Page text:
The Deep Propagating Gravity Wave Experiment (DEEPWAVE) was designed to quantify gravity wave (GW) dynamics and effects from orographic and other sources to regions of dissipation at high altitudes. The core DEEPWAVE field phase took place from May through July 2014 using a comprehensive suite of airborne and ground-based instruments providing measurements from Earth’s surface to ∼100 km. Austral winter was chosen to observe deep GW propagation to high altitudes. DEEPWAVE was based on South Island, New Zealand, to provide access to the New Zealand and Tasmanian “hotspots” of GW activity and additional GW sources over the Southern Ocean and Tasman Sea. To observe GWs up to ∼100 km, DEEPWAVE utilized three new instruments built specifically for the National Science Foundation (NSF)/National Center for Atmospheric Research (NCAR) Gulfstream V (GV): a Rayleigh lidar, a sodium resonance lidar, and an advanced mesosphere temperature mapper. These measurements were supplemented by in situ probes, dropsondes, and a microwave temperature profiler on the GV and by in situ probes and a Doppler lidar aboard the German DLR Falcon. Extensive ground-based instrumentation and radiosondes were deployed on South Island, Tasmania, and Southern Ocean islands. Deep orographic GWs were a primary target but multiple flights also observed deep GWs arising from deep convection, jet streams, and frontal systems. Highlights include the following: 1) strong orographic GW forcing accompanying strong cross-mountain flows, 2) strong high-altitude responses even when orographic forcing was weak, 3) large-scale GWs at high altitudes arising from jet stream sources, and 4) significant flight-level energy fluxes and often very large momentum fluxes at high altitudes.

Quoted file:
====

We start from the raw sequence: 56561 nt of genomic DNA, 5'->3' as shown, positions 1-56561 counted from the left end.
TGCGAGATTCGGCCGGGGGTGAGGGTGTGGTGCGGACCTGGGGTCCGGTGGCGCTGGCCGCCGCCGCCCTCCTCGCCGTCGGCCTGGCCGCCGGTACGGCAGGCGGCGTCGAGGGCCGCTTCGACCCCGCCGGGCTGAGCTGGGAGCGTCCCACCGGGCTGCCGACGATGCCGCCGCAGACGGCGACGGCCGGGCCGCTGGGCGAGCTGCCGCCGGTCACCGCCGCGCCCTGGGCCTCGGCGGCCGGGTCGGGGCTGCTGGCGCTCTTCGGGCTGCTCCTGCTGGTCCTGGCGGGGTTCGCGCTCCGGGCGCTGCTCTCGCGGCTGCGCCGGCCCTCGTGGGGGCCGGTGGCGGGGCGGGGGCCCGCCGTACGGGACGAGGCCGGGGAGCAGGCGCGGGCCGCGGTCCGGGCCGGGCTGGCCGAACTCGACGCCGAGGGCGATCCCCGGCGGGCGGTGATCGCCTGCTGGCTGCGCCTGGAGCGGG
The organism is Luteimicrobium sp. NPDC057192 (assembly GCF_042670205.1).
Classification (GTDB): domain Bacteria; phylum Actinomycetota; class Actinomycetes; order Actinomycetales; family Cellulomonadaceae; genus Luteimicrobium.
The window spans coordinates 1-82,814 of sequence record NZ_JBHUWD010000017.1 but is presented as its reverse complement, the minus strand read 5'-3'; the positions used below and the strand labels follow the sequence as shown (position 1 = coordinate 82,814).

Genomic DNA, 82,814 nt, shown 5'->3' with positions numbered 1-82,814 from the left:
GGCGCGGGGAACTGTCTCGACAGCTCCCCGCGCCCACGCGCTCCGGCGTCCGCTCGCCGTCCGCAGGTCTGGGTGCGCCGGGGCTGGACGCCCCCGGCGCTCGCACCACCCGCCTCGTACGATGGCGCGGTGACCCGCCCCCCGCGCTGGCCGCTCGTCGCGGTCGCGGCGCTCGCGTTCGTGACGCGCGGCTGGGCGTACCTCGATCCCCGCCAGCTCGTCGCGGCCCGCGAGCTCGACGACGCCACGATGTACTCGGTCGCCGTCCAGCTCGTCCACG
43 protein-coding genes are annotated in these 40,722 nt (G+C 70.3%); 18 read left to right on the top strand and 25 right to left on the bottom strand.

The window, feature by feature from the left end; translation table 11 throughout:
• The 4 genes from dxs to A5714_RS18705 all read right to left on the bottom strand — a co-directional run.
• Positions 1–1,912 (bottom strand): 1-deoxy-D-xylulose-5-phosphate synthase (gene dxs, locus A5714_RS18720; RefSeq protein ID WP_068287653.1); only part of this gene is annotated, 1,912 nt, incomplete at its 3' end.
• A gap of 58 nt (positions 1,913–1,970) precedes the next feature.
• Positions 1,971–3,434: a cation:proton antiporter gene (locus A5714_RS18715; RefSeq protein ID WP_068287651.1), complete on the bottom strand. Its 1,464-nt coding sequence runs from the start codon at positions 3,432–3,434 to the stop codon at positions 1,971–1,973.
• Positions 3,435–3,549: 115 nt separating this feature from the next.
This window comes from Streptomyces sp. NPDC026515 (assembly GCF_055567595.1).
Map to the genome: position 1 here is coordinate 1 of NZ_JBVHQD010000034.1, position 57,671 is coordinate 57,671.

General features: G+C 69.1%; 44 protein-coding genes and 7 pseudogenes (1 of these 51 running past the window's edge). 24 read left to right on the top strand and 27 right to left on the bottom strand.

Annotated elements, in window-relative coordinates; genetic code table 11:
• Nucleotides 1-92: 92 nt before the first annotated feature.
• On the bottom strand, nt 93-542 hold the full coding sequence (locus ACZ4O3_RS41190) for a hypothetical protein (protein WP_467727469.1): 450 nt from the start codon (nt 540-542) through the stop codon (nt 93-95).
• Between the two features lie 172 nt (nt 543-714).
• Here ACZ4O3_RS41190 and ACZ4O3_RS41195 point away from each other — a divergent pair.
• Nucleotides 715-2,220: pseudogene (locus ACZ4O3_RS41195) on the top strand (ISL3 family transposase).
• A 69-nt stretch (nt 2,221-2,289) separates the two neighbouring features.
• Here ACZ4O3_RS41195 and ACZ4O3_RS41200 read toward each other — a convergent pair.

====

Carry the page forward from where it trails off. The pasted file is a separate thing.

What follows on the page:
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Keith A. Browning, Alan M. Blyth, Peter A. Clark, Ulrich Corsmeier, Cyril J. Morcrette, Judith L. Agnew, Sue P. Ballard, Dave Bamber, Christian Barthlott, Lindsay J. Bennett, Karl M. Beswick, Mark Bitter, Karen E. Bozier, Barbara J. Brooks, Chris G. Collier, Fay Davies, Bernhard Deny, Mark A. Dixon, Thomas Feuerle, Richard M. Forbes, Catherine Gaffard, Malcolm D. Gray, Rolf Hankers, Tim J. Hewison, Norbert Kalthoff, Samiro Khodayar, Martin Kohler, Christoph Kottmeier, Stephan Kraut, Michael Kunz, Darcy N. Ladd, Humphrey W. Lean, Jürgen Lenfant, Zhihong Li, John Marsham, James McGregor, Stephan D. Mobbs, John Nicol, Emily Norton, Douglas J. Parker, Felicity Perry, Markus Ramatschi, Hugo M. A. Ricketts, Nigel M. Roberts, Andrew Russell, Helmut Schulz, Elizabeth C. Slack, Geraint Vaughan, Joe Waight, David P. Wareing, Robert J. Watson, Ann R. Webb, and Andreas Wieser

The Convective Storm Initiation Project (CSIP) is an international project to understand precisely where, when, and how convective clouds form and develop into showers in the mainly maritime environment of southern England. A major aim of CSIP is to compare the results of the very high resolution Met Office weather forecasting model with detailed observations of the early stages of convective clouds and to use the newly gained understanding to improve the predictions of the model.

A large array of ground-based instruments plus two instrumented aircraft, from the U.K. National Centre for Atmospheric Science (NCAS) and the German Institute for Meteorology and Climate Research (IMK), Karlsruhe, were deployed in southern England, over an area centered on the meteorological radars at Chilbolton, during the summers of 2004 and 2005. In addition to a variety of ground-based remote-sensing instruments, numerous rawinsondes were released at one- to two-hourly intervals from six closely spaced sites. The Met Office weather radar network and Meteosat satellite imagery were used to provide context for the observations made by the instruments deployed during CSIP.

This article presents an overview of the CSIP field campaign and examples from CSIP of the types of convective initiation phenomena that are typical in the United Kingdom. It shows the way in which certain kinds of observational data are able to reveal these phenomena and gives an explanation of how the analyses of data from the field campaign will be used in the development of an improved very high resolution NWP model for operational use.